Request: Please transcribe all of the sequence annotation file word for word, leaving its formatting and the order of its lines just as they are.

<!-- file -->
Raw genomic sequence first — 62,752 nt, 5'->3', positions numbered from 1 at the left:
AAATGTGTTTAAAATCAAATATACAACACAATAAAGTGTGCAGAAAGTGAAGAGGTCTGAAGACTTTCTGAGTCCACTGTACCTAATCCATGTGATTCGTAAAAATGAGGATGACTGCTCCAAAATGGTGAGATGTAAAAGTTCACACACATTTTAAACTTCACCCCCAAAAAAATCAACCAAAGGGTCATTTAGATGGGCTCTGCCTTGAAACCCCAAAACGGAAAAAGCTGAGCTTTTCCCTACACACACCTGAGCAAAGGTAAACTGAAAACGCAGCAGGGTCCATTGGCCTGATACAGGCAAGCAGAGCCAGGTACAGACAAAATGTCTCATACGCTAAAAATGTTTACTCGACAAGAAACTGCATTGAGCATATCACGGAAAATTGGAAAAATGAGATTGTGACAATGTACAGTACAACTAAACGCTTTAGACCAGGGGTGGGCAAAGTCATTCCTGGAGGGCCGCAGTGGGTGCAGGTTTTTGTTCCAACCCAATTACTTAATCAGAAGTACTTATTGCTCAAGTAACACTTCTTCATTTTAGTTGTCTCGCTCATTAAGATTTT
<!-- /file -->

Raw genomic sequence first — 62,752 nt, 5'->3', positions numbered from 1 at the left:
AAATGTGTTTAAAATCAAATATACAACACAATAAAGTGTGCAGAAAGTGAAGAGGTCTGAAGACTTTCTGAGTCCACTGTACCTAATCCATGTGATTCGTAAAAATGAGGATGACTGCTCCAAAATGGTGAGATGTAAAAGTTCACACACATTTTAAACTTCACCCCCAAAAAAATCAACCAAAGGGTCATTTAGATGGGCTCTGCCTTGAAACCCCAAAACGGAAAAAGCTGAGCTTTTCCCTACACACACCTGAGCAAAGGTAAACTGAAAACGCAGCAGGGTCCATTGGCCTGATACAGGCAAGCAGAGCCAGGTACAGACAAAATGTCTCATACGCTAAAAATGTTTACTCGACAAGAAACTGCATTGAGCATATCACGGAAAATTGGAAAAATGAGATTGTGACAATGTACAGTACAACTAAACGCTTTAGACCAGGGGTGGGCAAAGTCATTCCTGGAGGGCCGCAGTGGGTGCAGGTTTTTGTTCCAACCCAATTACTTAATCAGAAGTACTTATTGCTCAAGTAACACTTCTTCATTTTAGTTGTCTCGCTCATTAAGATTTT